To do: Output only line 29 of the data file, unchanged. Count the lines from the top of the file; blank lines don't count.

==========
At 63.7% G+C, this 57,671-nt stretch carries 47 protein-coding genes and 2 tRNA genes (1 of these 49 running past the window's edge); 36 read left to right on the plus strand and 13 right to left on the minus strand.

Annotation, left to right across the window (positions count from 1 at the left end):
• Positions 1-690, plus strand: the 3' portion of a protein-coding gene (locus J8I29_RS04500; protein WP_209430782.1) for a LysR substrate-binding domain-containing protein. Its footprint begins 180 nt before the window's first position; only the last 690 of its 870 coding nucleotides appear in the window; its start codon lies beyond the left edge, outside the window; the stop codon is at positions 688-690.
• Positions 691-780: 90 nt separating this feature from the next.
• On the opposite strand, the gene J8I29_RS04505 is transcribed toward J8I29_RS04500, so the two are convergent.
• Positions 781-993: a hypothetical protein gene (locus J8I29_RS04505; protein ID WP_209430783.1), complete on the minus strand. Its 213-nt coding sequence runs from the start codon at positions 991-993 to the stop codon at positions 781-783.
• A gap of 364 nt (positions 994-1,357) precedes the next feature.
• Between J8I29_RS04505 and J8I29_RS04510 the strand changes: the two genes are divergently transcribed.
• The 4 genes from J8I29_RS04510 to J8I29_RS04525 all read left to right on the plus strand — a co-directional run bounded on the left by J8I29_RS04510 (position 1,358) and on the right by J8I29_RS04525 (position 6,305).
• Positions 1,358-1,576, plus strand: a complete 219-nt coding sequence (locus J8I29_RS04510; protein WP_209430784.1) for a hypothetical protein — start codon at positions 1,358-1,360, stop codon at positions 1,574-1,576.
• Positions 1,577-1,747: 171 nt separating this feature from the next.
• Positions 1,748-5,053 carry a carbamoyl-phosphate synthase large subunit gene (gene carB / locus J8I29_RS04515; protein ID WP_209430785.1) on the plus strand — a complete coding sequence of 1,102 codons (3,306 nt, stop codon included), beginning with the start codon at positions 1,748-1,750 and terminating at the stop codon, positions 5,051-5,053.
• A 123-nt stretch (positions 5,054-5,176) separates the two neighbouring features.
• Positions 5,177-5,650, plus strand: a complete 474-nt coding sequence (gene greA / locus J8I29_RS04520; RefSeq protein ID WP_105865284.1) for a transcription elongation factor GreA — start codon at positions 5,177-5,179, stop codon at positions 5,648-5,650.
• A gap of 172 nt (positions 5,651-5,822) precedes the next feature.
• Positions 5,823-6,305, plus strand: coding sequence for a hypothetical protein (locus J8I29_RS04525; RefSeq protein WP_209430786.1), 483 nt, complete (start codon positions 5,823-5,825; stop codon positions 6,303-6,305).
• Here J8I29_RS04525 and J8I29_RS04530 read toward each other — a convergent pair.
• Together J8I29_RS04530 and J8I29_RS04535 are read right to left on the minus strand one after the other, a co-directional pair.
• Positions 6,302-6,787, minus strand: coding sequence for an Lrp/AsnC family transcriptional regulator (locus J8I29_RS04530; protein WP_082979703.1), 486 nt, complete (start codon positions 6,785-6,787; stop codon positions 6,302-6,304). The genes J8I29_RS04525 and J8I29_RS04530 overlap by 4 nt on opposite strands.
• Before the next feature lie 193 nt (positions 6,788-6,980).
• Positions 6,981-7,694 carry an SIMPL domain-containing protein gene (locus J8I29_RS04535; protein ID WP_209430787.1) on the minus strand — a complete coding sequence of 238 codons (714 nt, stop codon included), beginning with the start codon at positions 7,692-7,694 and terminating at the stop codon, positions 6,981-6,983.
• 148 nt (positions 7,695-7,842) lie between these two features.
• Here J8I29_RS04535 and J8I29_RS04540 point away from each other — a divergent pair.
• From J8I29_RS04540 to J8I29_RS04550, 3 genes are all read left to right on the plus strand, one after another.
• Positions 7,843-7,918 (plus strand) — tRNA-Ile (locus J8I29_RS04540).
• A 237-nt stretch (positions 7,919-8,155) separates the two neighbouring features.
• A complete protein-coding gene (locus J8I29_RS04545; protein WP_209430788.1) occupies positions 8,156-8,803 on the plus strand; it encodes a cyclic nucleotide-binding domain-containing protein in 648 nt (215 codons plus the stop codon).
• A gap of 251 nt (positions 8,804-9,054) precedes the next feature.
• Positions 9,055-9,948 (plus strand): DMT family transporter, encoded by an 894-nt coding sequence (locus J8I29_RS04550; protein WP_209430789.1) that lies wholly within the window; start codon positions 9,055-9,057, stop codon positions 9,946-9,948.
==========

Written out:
• Positions 9,055-9,948 (plus strand): DMT family transporter, encoded by an 894-nt coding sequence (locus J8I29_RS04550; protein WP_209430789.1) that lies wholly within the window; start codon positions 9,055-9,057, stop codon positions 9,946-9,948.